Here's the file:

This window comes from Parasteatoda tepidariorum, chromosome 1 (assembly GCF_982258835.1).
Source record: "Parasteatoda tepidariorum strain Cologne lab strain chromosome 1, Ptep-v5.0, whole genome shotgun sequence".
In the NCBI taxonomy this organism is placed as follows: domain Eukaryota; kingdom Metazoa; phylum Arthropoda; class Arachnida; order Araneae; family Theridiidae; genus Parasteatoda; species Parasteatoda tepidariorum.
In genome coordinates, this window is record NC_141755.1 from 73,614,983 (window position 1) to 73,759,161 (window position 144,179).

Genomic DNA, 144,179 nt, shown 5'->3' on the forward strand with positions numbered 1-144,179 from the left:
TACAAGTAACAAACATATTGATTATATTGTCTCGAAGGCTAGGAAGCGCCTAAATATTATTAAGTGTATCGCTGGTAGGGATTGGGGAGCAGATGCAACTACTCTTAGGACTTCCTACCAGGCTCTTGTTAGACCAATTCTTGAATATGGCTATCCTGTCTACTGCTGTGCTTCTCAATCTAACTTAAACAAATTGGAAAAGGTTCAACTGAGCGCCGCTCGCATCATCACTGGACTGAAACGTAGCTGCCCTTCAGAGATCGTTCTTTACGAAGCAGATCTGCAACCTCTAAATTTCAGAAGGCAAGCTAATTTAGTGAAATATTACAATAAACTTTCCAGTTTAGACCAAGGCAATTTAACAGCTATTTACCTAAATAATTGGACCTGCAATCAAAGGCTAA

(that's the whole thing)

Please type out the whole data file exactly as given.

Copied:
This window comes from Parasteatoda tepidariorum, chromosome 1 (assembly GCF_982258835.1).
Source record: "Parasteatoda tepidariorum strain Cologne lab strain chromosome 1, Ptep-v5.0, whole genome shotgun sequence".
In the NCBI taxonomy this organism is placed as follows: domain Eukaryota; kingdom Metazoa; phylum Arthropoda; class Arachnida; order Araneae; family Theridiidae; genus Parasteatoda; species Parasteatoda tepidariorum.
In genome coordinates, this window is record NC_141755.1 from 73,614,983 (window position 1) to 73,759,161 (window position 144,179).

Genomic DNA, 144,179 nt, shown 5'->3' on the forward strand with positions numbered 1-144,179 from the left:
TACAAGTAACAAACATATTGATTATATTGTCTCGAAGGCTAGGAAGCGCCTAAATATTATTAAGTGTATCGCTGGTAGGGATTGGGGAGCAGATGCAACTACTCTTAGGACTTCCTACCAGGCTCTTGTTAGACCAATTCTTGAATATGGCTATCCTGTCTACTGCTGTGCTTCTCAATCTAACTTAAACAAATTGGAAAAGGTTCAACTGAGCGCCGCTCGCATCATCACTGGACTGAAACGTAGCTGCCCTTCAGAGATCGTTCTTTACGAAGCAGATCTGCAACCTCTAAATTTCAGAAGGCAAGCTAATTTAGTGAAATATTACAATAAACTTTCCAGTTTAGACCAAGGCAATTTAACAGCTATTTACCTAAATAATTGGACCTGCAATCAAAGGCTAA